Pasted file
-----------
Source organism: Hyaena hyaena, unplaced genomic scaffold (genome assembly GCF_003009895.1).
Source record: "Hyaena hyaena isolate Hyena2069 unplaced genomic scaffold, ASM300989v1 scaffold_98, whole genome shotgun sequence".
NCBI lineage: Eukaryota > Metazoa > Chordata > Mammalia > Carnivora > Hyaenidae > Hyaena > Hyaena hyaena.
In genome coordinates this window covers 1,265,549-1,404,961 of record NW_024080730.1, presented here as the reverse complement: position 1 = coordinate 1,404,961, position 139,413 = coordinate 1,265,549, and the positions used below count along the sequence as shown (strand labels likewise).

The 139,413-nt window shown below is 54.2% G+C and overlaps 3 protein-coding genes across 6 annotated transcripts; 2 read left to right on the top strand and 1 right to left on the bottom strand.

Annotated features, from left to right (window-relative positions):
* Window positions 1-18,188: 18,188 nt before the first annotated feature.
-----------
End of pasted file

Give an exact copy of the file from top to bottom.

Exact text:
Source organism: Hyaena hyaena, unplaced genomic scaffold (genome assembly GCF_003009895.1).
Source record: "Hyaena hyaena isolate Hyena2069 unplaced genomic scaffold, ASM300989v1 scaffold_98, whole genome shotgun sequence".
NCBI lineage: Eukaryota > Metazoa > Chordata > Mammalia > Carnivora > Hyaenidae > Hyaena > Hyaena hyaena.
In genome coordinates this window covers 1,265,549-1,404,961 of record NW_024080730.1, presented here as the reverse complement: position 1 = coordinate 1,404,961, position 139,413 = coordinate 1,265,549, and the positions used below count along the sequence as shown (strand labels likewise).

The 139,413-nt window shown below is 54.2% G+C and overlaps 3 protein-coding genes across 6 annotated transcripts; 2 read left to right on the top strand and 1 right to left on the bottom strand.

Annotated features, from left to right (window-relative positions):
* Window positions 1-18,188: 18,188 nt before the first annotated feature.